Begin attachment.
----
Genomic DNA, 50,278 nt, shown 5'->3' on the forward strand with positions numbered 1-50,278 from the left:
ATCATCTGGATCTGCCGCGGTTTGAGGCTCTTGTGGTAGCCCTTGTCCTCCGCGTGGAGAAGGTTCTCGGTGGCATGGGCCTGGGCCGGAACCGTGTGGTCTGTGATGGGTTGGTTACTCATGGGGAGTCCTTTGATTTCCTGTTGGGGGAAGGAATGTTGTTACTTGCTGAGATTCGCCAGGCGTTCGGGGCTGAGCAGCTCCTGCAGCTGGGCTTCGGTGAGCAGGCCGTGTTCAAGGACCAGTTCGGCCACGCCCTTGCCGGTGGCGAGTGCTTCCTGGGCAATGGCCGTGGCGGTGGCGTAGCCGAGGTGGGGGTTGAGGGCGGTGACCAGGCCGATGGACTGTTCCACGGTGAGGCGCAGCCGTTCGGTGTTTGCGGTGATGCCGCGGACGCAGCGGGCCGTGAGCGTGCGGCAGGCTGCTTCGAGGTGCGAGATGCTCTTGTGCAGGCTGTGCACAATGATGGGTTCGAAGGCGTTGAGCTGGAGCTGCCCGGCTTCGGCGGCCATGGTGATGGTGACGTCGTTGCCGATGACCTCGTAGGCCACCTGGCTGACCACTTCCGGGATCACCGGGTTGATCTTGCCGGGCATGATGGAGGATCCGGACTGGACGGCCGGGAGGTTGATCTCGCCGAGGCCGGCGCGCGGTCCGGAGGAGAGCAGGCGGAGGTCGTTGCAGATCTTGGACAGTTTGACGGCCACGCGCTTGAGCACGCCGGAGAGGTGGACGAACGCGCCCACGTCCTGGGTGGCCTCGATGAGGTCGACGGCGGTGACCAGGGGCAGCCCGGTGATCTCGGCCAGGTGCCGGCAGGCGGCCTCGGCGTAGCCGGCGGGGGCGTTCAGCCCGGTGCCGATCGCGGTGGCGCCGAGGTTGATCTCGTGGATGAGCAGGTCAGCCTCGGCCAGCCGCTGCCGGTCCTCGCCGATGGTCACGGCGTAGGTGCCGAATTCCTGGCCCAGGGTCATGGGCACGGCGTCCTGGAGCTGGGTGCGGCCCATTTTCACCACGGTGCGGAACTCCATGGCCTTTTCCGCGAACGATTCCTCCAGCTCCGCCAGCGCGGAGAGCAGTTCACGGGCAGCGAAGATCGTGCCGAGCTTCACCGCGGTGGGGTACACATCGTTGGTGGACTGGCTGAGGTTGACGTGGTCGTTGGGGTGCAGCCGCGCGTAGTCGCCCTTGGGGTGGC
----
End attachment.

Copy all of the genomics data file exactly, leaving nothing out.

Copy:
Genomic DNA, 50,278 nt, shown 5'->3' on the forward strand with positions numbered 1-50,278 from the left:
ATCATCTGGATCTGCCGCGGTTTGAGGCTCTTGTGGTAGCCCTTGTCCTCCGCGTGGAGAAGGTTCTCGGTGGCATGGGCCTGGGCCGGAACCGTGTGGTCTGTGATGGGTTGGTTACTCATGGGGAGTCCTTTGATTTCCTGTTGGGGGAAGGAATGTTGTTACTTGCTGAGATTCGCCAGGCGTTCGGGGCTGAGCAGCTCCTGCAGCTGGGCTTCGGTGAGCAGGCCGTGTTCAAGGACCAGTTCGGCCACGCCCTTGCCGGTGGCGAGTGCTTCCTGGGCAATGGCCGTGGCGGTGGCGTAGCCGAGGTGGGGGTTGAGGGCGGTGACCAGGCCGATGGACTGTTCCACGGTGAGGCGCAGCCGTTCGGTGTTTGCGGTGATGCCGCGGACGCAGCGGGCCGTGAGCGTGCGGCAGGCTGCTTCGAGGTGCGAGATGCTCTTGTGCAGGCTGTGCACAATGATGGGTTCGAAGGCGTTGAGCTGGAGCTGCCCGGCTTCGGCGGCCATGGTGATGGTGACGTCGTTGCCGATGACCTCGTAGGCCACCTGGCTGACCACTTCCGGGATCACCGGGTTGATCTTGCCGGGCATGATGGAGGATCCGGACTGGACGGCCGGGAGGTTGATCTCGCCGAGGCCGGCGCGCGGTCCGGAGGAGAGCAGGCGGAGGTCGTTGCAGATCTTGGACAGTTTGACGGCCACGCGCTTGAGCACGCCGGAGAGGTGGACGAACGCGCCCACGTCCTGGGTGGCCTCGATGAGGTCGACGGCGGTGACCAGGGGCAGCCCGGTGATCTCGGCCAGGTGCCGGCAGGCGGCCTCGGCGTAGCCGGCGGGGGCGTTCAGCCCGGTGCCGATCGCGGTGGCGCCGAGGTTGATCTCGTGGATGAGCAGGTCAGCCTCGGCCAGCCGCTGCCGGTCCTCGCCGATGGTCACGGCGTAGGTGCCGAATTCCTGGCCCAGGGTCATGGGCACGGCGTCCTGGAGCTGGGTGCGGCCCATTTTCACCACGGTGCGGAACTCCATGGCCTTTTCCGCGAACGATTCCTCCAGCTCCGCCAGCGCGGAGAGCAGTTCACGGGCAGCGAAGATCGTGCCGAGCTTCACCGCGGTGGGGTACACATCGTTGGTGGACTGGCTGAGGTTGACGTGGTCGTTGGGGTGCAGCCGCGCGTAGTCGCCCTTGGGGTGGC